Yesterday, Today and Tomorrow
Canadian chanteuse, k.d. lang, croons:
“Three days that I dread to see arrive
Three days that I hate to be alive
Three days filled with tears and sorrow
Yesterday, today, and tomorrow
And it does no good to wish these days to end
‘Cause the same three days start over again”
Triduum is three days that are one, the notion of combining three days into a single day for timing purposes.
Think of all the moments in your life when time stood still. When, for you, time didn’t follow a clock or obey the ordinary rhythms of minutes and hours. When we say, “It seemed to take forever” or “It went by so fast” or “Time stood still when we met” we’re not calculating elapsed time but something that shatters our understanding of time itself.
The ancient Greeks understood this phenomenon so they had two words for time. One measured in hours and days and another, a moment of opportunity, when meaning overtakes measurement as we all know opportunity is not a lengthy visitor.
- The last part of Holy Thursday (when the last supper occurs)
- Good Friday (when Jesus dies)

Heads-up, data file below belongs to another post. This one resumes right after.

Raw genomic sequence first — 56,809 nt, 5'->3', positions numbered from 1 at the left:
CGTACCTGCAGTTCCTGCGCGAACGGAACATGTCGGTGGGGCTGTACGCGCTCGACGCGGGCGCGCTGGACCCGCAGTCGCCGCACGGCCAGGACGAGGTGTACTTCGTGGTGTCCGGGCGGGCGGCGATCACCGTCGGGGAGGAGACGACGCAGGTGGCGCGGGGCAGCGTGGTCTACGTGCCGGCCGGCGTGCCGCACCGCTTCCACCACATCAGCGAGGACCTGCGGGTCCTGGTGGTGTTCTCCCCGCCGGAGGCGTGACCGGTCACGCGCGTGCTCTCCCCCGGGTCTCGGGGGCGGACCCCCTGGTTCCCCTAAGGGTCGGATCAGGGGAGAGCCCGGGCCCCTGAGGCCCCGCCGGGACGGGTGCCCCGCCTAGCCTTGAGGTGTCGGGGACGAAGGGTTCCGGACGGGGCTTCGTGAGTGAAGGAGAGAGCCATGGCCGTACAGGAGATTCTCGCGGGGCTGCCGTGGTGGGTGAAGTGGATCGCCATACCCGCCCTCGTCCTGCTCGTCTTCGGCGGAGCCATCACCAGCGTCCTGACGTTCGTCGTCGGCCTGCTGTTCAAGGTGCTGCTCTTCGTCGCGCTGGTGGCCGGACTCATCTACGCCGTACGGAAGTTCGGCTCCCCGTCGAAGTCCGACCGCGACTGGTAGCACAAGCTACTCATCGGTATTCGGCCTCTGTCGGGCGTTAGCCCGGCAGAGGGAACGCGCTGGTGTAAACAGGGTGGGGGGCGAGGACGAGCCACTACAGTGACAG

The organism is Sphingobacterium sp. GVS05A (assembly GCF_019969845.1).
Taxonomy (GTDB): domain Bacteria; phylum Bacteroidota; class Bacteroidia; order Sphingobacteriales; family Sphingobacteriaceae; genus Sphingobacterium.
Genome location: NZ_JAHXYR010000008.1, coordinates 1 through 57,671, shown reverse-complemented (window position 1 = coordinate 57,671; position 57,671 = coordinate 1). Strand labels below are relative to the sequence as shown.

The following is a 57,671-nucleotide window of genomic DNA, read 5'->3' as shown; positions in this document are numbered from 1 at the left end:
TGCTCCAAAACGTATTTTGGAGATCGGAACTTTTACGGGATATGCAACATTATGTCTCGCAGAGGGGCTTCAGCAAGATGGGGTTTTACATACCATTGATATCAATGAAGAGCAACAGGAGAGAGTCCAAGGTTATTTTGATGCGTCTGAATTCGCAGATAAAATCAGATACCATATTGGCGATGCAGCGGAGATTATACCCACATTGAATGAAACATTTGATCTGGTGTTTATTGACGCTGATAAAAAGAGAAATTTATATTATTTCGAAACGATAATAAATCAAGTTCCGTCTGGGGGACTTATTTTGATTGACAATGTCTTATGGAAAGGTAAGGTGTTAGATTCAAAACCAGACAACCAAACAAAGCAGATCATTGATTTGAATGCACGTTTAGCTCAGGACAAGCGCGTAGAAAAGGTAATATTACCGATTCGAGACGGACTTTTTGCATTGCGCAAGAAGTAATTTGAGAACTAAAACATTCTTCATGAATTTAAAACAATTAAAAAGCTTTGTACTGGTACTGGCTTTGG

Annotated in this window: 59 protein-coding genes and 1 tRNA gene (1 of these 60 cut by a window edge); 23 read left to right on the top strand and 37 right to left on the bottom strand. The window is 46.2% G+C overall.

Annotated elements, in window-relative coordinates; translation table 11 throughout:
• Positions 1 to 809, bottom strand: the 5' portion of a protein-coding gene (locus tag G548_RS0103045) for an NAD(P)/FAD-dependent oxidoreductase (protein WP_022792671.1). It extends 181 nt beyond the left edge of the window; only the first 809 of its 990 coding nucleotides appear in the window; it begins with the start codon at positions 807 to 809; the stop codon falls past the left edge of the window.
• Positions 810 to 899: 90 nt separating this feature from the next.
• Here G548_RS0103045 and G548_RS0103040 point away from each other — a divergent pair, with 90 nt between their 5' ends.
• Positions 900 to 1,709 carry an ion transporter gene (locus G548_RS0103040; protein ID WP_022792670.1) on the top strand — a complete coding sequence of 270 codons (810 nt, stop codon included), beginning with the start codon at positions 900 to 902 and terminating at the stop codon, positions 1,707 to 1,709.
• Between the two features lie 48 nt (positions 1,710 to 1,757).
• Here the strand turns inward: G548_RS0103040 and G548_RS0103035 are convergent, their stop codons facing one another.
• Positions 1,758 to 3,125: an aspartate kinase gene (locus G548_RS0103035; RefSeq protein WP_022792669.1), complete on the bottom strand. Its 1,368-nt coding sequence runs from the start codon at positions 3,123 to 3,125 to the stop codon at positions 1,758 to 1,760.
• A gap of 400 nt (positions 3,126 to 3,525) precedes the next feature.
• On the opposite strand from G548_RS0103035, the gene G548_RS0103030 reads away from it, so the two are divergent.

- Holy Saturday (a quiet day as Jesus is momentarily dead)
- The first part of Easter Sunday (the Resurrection)
Traditionally Easter’s triduum are days to put aside from daily work and recreations. No TV, computers or phones to enjoy quiet and prayer, in anticipation of Easter morning. My mother shortened this time to the three hours Jesus was on the cross. On Good Friday from noon to 3PM I could only look out the window at my heathen public school pals enjoying kick ball or badminton as I was stuck inside under house arrest on a rare day off school.
Here in San Miguel, Easter officially begins Saturday night. Many will attend a wake for Jesus, go home for a large dinner and return for Easter mass at 10PM. The church is often engulfed in darkness until one lit candle begins the moving transformation to a fully candle lit church signifying Jesus’ resurrection.
On Easter Sunday morning a celebration of Jesus’ resurrection featuring huge piñatas exploding over the jardin. It is an emotional release of all the solemnity surrounding the triduum leading up to Easter and an exciting celebration of Jesus’ resurrection.
The piñatas feature politicians, Judas and celebrities not in good public favor whose dismembered paper body parts are quickly gathered by local children and sold to visitors.
Three in one is a thread in the culture of San Miguel. Three became a very important number as St. Joseph, Mary and Jesus made three. There is the tradition of a funeral triduum featuring three days of masses for the recently deceased.
Also, there is the notion of the Holy Trinity featuring three beings in one (father, son and holy ghost/spirit). I never got it but a pal with a near death experience (she’d argue it was a post-death experience) mentioned how the concept became clear to her only then. Guess I can wait to understand a triduum better after enjoying the present is a present for the moment no matter how much time it takes.